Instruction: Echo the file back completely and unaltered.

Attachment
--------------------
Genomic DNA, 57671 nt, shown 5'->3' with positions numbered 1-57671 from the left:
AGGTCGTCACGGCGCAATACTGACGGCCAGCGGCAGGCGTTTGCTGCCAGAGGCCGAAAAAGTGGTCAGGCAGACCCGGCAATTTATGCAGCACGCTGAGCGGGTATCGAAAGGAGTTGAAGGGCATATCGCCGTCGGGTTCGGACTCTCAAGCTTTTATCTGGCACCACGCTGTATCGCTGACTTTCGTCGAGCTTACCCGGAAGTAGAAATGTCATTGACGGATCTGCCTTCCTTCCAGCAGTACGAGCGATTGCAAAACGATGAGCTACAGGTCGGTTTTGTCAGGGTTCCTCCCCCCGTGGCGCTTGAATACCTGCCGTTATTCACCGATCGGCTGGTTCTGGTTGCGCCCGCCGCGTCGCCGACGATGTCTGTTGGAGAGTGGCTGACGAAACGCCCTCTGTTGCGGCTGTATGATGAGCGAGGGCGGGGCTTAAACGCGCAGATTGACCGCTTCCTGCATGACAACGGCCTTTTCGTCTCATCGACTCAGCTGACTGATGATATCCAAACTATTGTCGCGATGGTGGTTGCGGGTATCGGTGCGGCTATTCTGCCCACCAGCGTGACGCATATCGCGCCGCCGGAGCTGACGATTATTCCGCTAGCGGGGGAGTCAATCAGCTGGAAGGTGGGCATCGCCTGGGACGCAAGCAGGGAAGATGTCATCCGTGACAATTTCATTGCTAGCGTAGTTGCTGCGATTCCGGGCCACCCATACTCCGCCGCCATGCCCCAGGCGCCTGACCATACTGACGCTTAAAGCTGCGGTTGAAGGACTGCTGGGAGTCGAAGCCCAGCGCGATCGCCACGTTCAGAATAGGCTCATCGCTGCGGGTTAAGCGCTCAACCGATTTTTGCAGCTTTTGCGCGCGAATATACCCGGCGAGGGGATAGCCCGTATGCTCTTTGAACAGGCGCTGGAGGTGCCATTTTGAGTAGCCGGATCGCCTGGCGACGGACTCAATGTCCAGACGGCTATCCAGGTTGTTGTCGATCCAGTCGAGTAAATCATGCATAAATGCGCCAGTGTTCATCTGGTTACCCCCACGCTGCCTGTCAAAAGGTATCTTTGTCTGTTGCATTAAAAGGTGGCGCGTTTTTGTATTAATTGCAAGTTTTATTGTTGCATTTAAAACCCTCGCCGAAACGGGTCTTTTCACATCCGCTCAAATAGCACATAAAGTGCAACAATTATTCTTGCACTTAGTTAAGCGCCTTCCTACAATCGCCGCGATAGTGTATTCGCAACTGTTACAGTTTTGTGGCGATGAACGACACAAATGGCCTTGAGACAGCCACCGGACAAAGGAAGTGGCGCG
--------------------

Genomic DNA, 57671 nt, shown 5'->3' with positions numbered 1-57671 from the left:
AGGTCGTCACGGCGCAATACTGACGGCCAGCGGCAGGCGTTTGCTGCCAGAGGCCGAAAAAGTGGTCAGGCAGACCCGGCAATTTATGCAGCACGCTGAGCGGGTATCGAAAGGAGTTGAAGGGCATATCGCCGTCGGGTTCGGACTCTCAAGCTTTTATCTGGCACCACGCTGTATCGCTGACTTTCGTCGAGCTTACCCGGAAGTAGAAATGTCATTGACGGATCTGCCTTCCTTCCAGCAGTACGAGCGATTGCAAAACGATGAGCTACAGGTCGGTTTTGTCAGGGTTCCTCCCCCCGTGGCGCTTGAATACCTGCCGTTATTCACCGATCGGCTGGTTCTGGTTGCGCCCGCCGCGTCGCCGACGATGTCTGTTGGAGAGTGGCTGACGAAACGCCCTCTGTTGCGGCTGTATGATGAGCGAGGGCGGGGCTTAAACGCGCAGATTGACCGCTTCCTGCATGACAACGGCCTTTTCGTCTCATCGACTCAGCTGACTGATGATATCCAAACTATTGTCGCGATGGTGGTTGCGGGTATCGGTGCGGCTATTCTGCCCACCAGCGTGACGCATATCGCGCCGCCGGAGCTGACGATTATTCCGCTAGCGGGGGAGTCAATCAGCTGGAAGGTGGGCATCGCCTGGGACGCAAGCAGGGAAGATGTCATCCGTGACAATTTCATTGCTAGCGTAGTTGCTGCGATTCCGGGCCACCCATACTCCGCCGCCATGCCCCAGGCGCCTGACCATACTGACGCTTAAAGCTGCGGTTGAAGGACTGCTGGGAGTCGAAGCCCAGCGCGATCGCCACGTTCAGAATAGGCTCATCGCTGCGGGTTAAGCGCTCAACCGATTTTTGCAGCTTTTGCGCGCGAATATACCCGGCGAGGGGATAGCCCGTATGCTCTTTGAACAGGCGCTGGAGGTGCCATTTTGAGTAGCCGGATCGCCTGGCGACGGACTCAATGTCCAGACGGCTATCCAGGTTGTTGTCGATCCAGTCGAGTAAATCATGCATAAATGCGCCAGTGTTCATCTGGTTACCCCCACGCTGCCTGTCAAAAGGTATCTTTGTCTGTTGCATTAAAAGGTGGCGCGTTTTTGTATTAATTGCAAGTTTTATTGTTGCATTTAAAACCCTCGCCGAAACGGGTCTTTTCACATCCGCTCAAATAGCACATAAAGTGCAACAATTATTCTTGCACTTAGTTAAGCGCCTTCCTACAATCGCCGCGATAGTGTATTCGCAACTGTTACAGTTTTGTGGCGATGAACGACACAAATGGCCTTGAGACAGCCACCGGACAAAGGAAGTGGCGCG